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Wednesday, Jan 20, 2021

Is US official’s visit to Taiwan a sign of Washington’s disregard for Beijing?

Is US official’s visit to Taiwan a sign of Washington’s disregard for Beijing?

US Health and Human Services Secretary Alex Azar is set to lead a delegation to Taipei on Sunday, but observers say his trip is unlikely to herald the re-establishment of diplomatic ties.

The upcoming visit of a senior US official to Taiwan is evidence of the healthy relationship between the two sides and indicative of Washington’s dwindling concern about upsetting Beijing, observers say.

US Health and Human Services Secretary Alex Azar is set to lead a delegation to the self-ruled island on Sunday, according to Taipei. The American Institute in Taiwan (AIT), the United States’ de facto embassy in Taipei, also announced the visit but did not give a date.

Azar is the highest-ranking member of the US cabinet to visit Taiwan since Washington severed ties with the island in favour of establishing formal relations with mainland China in 1979. He is also the first senior US official to visit Taiwan since US President Donald Trump signed the Taiwan Travel Act into law in 2018.

Beijing has been critical of Azar’s planned trip, describing it as a violation of the “one China” policy the US promised to observe on the establishment of diplomatic ties with Beijing.

In contrast to the steadily worsening relationship between mainland China and the US, which has seen them clashing on issues from trade and technology to defence and human rights, ties between Taipei and Washington have improved significantly since Tsai Ing-wen was elected the island’s president in 2016.

Against that backdrop, some Taiwanese politicians have suggested there may be the possibility of a normalisation of US-Taiwan relations.

“The fact that the AIT has officially announced the planned visit of Azar and identified him as the highest-ranking cabinet member to visit Taiwan shows the United States has begun normalising its relations with Taiwan and no longer takes Beijing’s views into account,” said Wang Ting-yu, a politician from the ruling Democratic Progressive Party who sits on the parliamentary foreign and defence affairs committee.

The recent enactment of several pieces of legislation that support Taiwan was further evidence of normalising ties, he said.

Since 2018, the US Congress has approved at least five pieces of legislation relating to Taiwan, including the Taiwan Travel Act, which encourages high-level government exchanges between the two sides, and the Taiwan International Participation Act, which calls for the US to advocate for Taiwan’s membership or observer status in international organisations.

Last year saw the passage of the Taiwan Assurance Act – which mandates a presidential review of the state department’s guidelines on US-Taiwan relations and directs the defence department to include Taiwan in military training exercises – and the Taiwan Allies International Protection and Enhancement Initiative Act, which directs the state department to tell Congress about government moves aimed at strengthening Taiwan’s diplomatic relations “partners” in the Indo-Pacific.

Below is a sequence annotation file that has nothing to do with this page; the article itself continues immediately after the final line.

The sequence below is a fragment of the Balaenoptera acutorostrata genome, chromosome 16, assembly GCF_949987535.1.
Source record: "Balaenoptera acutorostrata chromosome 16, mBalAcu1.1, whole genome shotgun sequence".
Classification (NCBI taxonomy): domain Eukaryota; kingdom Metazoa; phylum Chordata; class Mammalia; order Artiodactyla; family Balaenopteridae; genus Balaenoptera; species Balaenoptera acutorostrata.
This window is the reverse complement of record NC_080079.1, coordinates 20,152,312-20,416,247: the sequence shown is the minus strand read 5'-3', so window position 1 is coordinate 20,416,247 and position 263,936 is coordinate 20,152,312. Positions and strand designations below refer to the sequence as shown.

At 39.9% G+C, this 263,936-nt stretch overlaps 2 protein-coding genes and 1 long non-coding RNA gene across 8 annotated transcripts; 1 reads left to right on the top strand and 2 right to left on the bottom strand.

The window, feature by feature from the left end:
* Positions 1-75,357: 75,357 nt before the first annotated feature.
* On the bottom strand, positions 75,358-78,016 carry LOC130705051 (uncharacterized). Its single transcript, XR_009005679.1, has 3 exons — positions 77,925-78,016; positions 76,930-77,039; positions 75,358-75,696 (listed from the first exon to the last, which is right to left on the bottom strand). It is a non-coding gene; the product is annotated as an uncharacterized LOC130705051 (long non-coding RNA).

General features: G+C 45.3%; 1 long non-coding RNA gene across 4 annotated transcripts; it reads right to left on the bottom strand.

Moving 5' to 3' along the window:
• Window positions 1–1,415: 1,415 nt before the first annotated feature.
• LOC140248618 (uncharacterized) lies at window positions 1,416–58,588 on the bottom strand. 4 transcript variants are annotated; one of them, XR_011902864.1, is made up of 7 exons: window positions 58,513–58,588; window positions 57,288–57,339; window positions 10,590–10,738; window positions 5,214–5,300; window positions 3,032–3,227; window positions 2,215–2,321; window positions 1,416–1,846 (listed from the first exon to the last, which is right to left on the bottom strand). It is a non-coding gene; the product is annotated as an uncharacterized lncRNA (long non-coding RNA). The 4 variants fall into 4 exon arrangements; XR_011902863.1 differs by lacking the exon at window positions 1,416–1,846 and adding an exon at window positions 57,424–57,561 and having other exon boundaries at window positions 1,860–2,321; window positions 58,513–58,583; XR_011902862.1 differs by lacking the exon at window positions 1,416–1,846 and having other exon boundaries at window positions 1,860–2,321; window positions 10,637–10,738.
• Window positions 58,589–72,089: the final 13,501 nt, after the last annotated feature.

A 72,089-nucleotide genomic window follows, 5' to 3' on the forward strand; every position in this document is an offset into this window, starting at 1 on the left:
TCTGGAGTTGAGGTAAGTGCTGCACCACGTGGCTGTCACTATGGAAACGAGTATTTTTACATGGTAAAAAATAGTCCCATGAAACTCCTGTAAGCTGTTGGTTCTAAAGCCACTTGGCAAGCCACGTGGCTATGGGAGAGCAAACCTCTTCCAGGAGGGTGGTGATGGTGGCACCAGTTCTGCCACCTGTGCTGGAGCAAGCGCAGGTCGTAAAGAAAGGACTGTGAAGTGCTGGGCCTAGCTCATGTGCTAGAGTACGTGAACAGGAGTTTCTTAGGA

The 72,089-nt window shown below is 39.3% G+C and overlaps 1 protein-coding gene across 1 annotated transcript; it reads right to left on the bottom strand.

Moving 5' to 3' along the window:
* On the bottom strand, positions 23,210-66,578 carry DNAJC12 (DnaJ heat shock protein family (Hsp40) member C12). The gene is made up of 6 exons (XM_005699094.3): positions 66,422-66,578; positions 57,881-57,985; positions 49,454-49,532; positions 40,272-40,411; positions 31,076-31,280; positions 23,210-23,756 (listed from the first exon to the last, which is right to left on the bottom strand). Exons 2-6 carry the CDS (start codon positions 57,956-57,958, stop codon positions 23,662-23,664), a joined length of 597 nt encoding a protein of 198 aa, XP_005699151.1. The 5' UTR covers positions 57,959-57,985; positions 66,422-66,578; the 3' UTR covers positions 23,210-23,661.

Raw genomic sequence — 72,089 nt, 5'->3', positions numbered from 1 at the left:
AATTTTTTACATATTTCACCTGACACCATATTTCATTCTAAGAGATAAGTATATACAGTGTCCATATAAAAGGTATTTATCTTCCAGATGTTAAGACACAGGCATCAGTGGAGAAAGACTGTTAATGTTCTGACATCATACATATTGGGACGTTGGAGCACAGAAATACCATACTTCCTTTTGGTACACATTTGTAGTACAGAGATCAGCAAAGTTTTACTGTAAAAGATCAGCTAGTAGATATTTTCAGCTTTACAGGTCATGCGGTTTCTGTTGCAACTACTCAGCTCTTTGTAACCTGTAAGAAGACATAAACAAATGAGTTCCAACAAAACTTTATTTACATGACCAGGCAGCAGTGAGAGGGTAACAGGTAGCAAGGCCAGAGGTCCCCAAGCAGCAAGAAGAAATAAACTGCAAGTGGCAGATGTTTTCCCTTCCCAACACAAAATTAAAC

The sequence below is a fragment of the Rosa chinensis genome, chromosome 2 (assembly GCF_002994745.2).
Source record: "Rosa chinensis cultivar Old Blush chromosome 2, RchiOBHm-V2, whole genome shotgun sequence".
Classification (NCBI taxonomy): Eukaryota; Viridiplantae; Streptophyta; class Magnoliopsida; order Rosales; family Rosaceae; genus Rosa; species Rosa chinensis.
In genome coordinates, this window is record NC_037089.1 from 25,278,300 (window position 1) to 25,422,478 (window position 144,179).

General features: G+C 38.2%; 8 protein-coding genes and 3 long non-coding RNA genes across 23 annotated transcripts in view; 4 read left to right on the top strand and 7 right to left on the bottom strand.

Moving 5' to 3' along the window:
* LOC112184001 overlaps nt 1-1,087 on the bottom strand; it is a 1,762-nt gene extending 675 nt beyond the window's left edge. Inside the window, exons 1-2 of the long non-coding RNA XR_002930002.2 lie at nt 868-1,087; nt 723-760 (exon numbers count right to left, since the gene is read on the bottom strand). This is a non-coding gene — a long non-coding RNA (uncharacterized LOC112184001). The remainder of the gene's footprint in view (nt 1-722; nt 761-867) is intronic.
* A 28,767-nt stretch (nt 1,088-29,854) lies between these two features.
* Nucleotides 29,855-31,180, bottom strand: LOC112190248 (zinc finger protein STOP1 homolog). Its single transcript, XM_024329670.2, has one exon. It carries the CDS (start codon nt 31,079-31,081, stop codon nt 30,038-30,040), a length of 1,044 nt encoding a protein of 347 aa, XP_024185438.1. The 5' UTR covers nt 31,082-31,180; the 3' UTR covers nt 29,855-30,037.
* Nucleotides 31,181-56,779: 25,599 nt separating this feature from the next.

At a meeting last month, Taiwan’s legislative speaker Yu Shyi-kun told pro-independence activists “it is not impossible that the United States will establish formal ties with Taiwan and recognise it diplomatically”.

“After the US changed its strategic policy to counter China, a number of US dignitaries, including vice-president Mike Pence and Secretary of State Mike Pompeo have spoken in support of furthering relations with Taiwan, which shares a belief in democracy, freedom and human rights, unlike China,” he said.

Michael McCaul, a senior Republican politician who sits on the foreign affairs committee, said recently that recognising Taiwan as a sovereign, independent country was the harshest punishment the US could inflict on Beijing.

But analysts are less optimistic about the re-establishment of formal ties between the US and Taiwan, given the likely fallout.

“Re-establishing a formal relationship with the Republic of China [Taiwan’s official name] is a very attractive and romantic proposal,” said Alexander Huang Chieh-cheng, a professor of strategic studies and international relations at Tamkang University in Taipei.

“But it would directly challenge Beijing’s red line – the ‘one China principle’ – and require extremely complicated diplomatic engineering that would bring chaos to all three capitals,” he said.

While there was undoubtedly a political message attached to Azar’s visit to Taiwan – it comes ahead of the Republican Party convention in the US – it was unlikely to derail the relationship between Washington and Beijing, Huang said.

“An official visit of this nature is unlikely to shake US-China relations,” he said, adding that Beijing was not so naive as to dance to Washington’s tune.

“If it is smart enough, Beijing will just hold its breath for three months until the US election result.”

However, Beijing may well react to Azar’s visit after hearing what he has to say, Huang said.

“If, for example, the secretary blasts China for hiding the truth about the coronavirus, then Beijing will definitely react strongly.”


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